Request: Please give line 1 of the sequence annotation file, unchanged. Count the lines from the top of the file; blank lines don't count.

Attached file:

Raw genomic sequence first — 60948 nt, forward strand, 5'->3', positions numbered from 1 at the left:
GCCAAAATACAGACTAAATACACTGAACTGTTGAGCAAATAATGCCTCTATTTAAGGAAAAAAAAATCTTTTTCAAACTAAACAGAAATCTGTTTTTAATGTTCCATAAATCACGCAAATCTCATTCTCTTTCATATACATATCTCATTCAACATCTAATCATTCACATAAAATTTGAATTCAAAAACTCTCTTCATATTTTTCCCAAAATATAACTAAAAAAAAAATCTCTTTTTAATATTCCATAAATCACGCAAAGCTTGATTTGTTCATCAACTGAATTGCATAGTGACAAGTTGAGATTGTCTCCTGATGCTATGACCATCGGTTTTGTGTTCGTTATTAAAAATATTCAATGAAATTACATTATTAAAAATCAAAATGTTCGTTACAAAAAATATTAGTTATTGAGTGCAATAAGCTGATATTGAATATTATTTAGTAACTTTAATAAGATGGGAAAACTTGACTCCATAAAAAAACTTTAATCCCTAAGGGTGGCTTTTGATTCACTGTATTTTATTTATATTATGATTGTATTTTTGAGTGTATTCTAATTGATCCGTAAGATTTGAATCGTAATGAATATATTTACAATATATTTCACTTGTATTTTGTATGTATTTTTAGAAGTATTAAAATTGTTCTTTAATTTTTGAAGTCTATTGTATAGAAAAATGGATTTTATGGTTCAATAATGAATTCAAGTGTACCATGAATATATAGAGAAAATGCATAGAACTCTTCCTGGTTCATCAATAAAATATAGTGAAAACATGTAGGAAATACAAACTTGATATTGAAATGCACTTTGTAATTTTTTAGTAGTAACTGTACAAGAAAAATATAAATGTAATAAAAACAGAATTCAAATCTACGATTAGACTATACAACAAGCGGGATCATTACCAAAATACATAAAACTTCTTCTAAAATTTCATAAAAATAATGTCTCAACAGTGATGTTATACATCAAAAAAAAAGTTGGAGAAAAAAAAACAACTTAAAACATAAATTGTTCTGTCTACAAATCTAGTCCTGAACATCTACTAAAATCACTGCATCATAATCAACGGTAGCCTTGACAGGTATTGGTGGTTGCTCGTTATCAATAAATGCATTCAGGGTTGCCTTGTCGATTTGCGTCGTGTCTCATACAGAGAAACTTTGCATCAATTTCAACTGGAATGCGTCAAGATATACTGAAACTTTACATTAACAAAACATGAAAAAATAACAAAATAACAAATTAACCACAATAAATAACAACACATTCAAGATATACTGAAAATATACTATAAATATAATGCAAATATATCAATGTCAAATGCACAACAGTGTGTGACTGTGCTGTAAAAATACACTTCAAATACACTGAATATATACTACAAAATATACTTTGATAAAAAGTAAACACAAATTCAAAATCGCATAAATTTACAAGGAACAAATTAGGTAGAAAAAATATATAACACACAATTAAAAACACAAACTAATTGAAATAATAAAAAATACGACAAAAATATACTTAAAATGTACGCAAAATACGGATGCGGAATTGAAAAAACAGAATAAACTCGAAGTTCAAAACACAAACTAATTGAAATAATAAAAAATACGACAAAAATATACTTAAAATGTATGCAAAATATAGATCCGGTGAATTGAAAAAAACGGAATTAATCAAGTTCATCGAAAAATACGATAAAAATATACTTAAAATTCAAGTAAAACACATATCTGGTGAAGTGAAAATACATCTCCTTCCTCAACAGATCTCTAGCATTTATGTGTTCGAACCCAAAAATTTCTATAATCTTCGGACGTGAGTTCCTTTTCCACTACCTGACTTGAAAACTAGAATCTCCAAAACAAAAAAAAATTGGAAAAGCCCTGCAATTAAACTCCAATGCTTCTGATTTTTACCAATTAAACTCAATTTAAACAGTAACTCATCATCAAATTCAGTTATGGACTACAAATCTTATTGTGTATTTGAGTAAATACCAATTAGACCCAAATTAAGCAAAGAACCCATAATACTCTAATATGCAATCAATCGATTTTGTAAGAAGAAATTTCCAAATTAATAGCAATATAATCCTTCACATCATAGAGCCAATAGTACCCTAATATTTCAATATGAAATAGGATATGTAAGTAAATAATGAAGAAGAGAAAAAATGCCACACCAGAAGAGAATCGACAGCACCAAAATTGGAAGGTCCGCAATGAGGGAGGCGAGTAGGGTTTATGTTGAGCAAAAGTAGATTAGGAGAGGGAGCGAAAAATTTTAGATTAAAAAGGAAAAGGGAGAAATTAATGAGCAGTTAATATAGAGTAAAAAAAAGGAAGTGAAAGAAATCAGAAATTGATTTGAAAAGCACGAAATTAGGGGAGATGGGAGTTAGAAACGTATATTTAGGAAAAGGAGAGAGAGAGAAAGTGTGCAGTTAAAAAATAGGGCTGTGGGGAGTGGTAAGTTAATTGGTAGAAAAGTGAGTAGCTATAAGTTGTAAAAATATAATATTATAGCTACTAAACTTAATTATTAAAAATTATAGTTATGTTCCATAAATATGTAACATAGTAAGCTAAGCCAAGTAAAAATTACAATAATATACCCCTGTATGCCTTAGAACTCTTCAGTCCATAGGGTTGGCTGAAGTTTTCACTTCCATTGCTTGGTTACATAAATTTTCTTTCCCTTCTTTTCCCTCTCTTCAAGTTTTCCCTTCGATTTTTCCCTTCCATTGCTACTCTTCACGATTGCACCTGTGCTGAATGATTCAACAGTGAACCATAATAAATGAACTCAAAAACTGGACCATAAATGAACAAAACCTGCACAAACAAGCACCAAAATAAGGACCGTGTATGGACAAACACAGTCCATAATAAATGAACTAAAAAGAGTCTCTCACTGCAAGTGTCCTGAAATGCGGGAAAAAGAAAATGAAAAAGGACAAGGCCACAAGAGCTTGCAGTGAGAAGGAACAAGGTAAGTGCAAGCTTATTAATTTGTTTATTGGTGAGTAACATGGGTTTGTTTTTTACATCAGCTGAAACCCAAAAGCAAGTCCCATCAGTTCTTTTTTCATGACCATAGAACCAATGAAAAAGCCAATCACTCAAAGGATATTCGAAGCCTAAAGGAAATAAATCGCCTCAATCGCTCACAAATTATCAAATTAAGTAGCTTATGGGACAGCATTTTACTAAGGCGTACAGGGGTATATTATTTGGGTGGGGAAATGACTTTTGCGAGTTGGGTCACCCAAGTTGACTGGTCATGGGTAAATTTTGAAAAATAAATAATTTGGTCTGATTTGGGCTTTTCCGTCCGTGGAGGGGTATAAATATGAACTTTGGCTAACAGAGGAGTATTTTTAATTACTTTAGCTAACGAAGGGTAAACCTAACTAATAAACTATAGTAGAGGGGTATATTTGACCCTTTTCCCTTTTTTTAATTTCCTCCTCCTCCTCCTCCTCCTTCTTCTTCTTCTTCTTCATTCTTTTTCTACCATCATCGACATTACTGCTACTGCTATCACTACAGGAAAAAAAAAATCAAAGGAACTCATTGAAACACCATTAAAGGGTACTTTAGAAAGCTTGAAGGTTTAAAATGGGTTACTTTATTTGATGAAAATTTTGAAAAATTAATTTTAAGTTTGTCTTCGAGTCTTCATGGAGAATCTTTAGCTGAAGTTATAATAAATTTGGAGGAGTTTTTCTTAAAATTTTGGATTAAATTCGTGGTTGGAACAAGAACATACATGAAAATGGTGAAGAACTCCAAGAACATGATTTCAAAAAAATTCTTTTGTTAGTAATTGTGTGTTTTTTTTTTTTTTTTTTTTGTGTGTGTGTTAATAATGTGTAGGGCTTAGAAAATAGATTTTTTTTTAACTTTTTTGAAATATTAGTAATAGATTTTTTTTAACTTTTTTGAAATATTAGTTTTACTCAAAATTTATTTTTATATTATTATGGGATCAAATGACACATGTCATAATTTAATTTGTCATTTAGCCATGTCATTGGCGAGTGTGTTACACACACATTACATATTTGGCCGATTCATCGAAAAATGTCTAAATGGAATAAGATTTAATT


Raw genomic sequence first — 60948 nt, forward strand, 5'->3', positions numbered from 1 at the left: